A Year-Round Guide to Franklin and Nantahala

By design, bridges are pieces of a journey — ones you’re meant to roll right over without a second thought. But in North Carolina, a few lone bridges are destinations.

Rosemary and Goat Cheese Strata

By design, bridges are pieces of a journey — ones you’re meant to roll right over without a second thought. But in North Carolina, a few lone bridges are destinations.

Covered Bridges

The Bunker Hill Covered Bridge

By design, bridges are pieces of a journey — ones you’re meant to roll right over without a second thought. But in North Carolina, a few lone bridges are destinations.

In Catawba County, the Bunker Hill Covered Bridge is visited more often than it is traversed. History buffs make the trip west to see where the bridge lies on Island Ford Road — an old Native American trading path and the route of more than 500 British prisoners of war after the Battle of Cowpens in 1781, a critical Patriot victory during the Revolutionary War.

Lovers of historic architecture come for a closer look at the walls, constructed using an improved lattice truss design called a Haupt truss. When Andy L. Ramsour built the top of the bridge in 1900, he implemented the Haupt truss to ensure that the bridge would stand the tests of weather and time. Today, it is the only remaining wood example of this once revolutionary engineering method.

Bunker Hill Covered Bridge over the Catawba River

The Bunker Hill Covered Bridge was built in 1900. photograph by Jeff Yount/iStock/Getty Images Plus

And then there are the romantics who visit for the beauty and the solace of a covered bridge. They stand within its walls and imagine the young couples who might’ve stolen a kiss here or the families who traveled through. Who were they? Where were they going?

Only two original covered bridges remain in North Carolina: Bunker Hill near Claremont and the Pisgah Bridge in Randolph County. A few more have been built in the 20th and 21st centuries, but many of the new bridges were constructed more for aesthetics than practicality.

While covered bridges were once a beautiful addition to rural landscapes across the state and the country, they also served an important purpose. Many believe that the roofs and walls were meant to keep snow off the bridges or to protect travelers from other hazardous conditions, but the main point of covering these bridges was to ensure the structures’ longevity and protect them from rot. The architects behind these landmarks didn’t intend for the bridges to become historic portals scattered across the quieter parts of our state, structures that people would soon drive to, not through. They simply built them to last.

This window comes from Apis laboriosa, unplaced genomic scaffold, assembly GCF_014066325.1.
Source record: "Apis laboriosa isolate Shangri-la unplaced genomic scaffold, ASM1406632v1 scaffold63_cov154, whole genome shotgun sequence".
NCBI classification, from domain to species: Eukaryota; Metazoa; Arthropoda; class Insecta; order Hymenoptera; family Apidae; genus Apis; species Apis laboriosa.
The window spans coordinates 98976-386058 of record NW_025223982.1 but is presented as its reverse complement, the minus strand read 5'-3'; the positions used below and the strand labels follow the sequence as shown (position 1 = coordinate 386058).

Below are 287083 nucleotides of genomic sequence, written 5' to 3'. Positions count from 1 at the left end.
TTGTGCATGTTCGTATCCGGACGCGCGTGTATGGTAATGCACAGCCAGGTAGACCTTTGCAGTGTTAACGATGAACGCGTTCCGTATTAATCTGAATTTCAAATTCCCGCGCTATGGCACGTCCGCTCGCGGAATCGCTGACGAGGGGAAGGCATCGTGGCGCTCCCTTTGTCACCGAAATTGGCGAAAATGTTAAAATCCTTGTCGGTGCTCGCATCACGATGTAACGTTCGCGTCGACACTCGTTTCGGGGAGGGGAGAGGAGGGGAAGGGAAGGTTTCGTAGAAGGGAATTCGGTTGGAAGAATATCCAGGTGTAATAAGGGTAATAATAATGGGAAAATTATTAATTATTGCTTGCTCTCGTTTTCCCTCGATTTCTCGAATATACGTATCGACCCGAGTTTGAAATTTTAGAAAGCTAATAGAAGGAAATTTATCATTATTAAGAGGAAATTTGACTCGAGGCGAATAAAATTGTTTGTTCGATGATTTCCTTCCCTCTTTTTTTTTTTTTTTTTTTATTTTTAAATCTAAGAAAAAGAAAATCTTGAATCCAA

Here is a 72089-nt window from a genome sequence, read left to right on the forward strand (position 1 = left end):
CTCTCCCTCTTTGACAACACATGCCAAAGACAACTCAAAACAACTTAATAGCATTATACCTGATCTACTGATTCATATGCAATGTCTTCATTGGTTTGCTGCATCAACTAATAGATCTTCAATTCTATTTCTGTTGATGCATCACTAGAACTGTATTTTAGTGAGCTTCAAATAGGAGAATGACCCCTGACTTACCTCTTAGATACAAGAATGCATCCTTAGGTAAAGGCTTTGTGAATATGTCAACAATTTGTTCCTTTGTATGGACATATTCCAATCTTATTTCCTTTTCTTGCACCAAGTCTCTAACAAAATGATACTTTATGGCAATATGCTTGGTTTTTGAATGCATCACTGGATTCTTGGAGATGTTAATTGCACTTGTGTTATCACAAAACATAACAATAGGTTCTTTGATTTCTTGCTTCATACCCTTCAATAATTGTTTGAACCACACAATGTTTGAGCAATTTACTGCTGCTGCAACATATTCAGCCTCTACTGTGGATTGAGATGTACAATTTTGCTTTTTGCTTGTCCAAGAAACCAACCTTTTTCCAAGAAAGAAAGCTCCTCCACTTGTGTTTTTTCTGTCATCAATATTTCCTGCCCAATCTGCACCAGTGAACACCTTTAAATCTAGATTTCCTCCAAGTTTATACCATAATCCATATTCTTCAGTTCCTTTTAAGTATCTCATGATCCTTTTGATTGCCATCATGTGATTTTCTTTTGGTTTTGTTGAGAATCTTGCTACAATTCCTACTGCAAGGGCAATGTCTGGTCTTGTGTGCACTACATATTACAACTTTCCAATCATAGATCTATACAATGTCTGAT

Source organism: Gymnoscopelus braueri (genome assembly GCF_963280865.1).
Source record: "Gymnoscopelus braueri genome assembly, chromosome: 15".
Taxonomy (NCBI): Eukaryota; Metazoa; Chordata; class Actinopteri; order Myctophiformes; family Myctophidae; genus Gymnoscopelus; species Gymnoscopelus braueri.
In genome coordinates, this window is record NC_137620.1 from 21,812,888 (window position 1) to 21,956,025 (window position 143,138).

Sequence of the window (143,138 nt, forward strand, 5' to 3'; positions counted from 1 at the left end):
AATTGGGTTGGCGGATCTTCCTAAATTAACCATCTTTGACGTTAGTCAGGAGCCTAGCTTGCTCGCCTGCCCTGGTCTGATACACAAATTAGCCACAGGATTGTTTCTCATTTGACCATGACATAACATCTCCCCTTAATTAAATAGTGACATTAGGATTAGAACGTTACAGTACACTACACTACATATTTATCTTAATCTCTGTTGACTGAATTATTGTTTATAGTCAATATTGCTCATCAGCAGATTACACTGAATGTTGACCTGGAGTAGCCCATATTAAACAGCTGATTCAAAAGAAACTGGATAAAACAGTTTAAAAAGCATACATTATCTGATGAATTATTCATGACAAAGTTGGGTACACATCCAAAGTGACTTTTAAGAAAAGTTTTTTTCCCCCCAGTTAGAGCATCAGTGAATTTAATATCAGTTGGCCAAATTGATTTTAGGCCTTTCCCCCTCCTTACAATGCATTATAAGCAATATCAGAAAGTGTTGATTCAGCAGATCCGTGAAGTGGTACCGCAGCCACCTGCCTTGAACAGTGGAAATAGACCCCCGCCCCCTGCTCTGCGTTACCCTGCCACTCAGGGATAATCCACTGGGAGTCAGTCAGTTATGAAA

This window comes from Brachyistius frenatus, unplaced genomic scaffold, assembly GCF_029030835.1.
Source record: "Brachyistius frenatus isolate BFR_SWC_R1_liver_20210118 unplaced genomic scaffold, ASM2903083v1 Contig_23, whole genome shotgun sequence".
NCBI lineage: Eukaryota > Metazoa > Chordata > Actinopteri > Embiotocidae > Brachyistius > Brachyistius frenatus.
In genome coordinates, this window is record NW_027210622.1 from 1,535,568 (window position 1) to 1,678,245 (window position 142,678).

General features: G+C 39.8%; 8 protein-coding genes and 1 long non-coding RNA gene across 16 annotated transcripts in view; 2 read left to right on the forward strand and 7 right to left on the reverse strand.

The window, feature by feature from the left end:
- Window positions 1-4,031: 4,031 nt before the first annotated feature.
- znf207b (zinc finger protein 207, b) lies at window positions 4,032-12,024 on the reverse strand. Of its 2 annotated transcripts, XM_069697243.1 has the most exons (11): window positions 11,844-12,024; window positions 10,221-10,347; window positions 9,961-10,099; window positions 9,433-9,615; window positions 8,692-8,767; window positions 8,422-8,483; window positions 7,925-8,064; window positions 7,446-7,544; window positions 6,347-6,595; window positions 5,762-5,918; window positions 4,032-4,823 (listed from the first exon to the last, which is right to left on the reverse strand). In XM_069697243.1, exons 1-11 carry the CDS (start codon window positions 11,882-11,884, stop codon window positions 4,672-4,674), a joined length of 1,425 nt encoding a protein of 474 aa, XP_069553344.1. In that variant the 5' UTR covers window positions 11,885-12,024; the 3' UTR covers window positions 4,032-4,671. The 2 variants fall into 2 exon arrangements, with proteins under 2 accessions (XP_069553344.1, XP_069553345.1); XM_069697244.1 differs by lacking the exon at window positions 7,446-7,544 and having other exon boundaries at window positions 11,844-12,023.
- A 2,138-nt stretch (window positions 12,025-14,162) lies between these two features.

The Will Henry Stevens Bridge

The Will Henry Stevens Bridge was originally constructed in New Hampshire and moved to North Carolina. photograph by Emily Chaplin and Chris Council

A Bridge to The Bascom

Just off the Macon County portion of U.S. Highway 64, an 87-foot-long covered bridge guides visitors over a small creek to The Bascom, the center for visual arts in Highlands. The more than 200-year-old landmark is the Will Henry Stevens Bridge, named for a painter and painting instructor in Highlands in the early 20th century. It’s become an old-world portal to modern-day art.

The Bascom
323 Franklin Road
Highlands, NC 28741
(828) 526-4949
thebascom.org


Crank Up

Sanford
May 18-19

At the Ole Gilliam Mill Park in Sanford, visitors at the Crank Up event can hear the water rushing beneath them as they cross the 140-foot-long covered bridge — the longest in the state. Each year on the weekend following Mother’s Day, Ole Gilliam Mill Park “cranks up” all the equipment and machinery at the historic site, including the old sawmill, real whiskey stills, an 1870 steam engine, and a motorized log splitter. For two days out of the year, Sanford’s covered bridge turns back time.

To learn more, visit olegilliammill.org/crank-up.html.

This story was published on Apr 16, 2024

Katie Kane

Katie Kane is the assistant editor at Our State.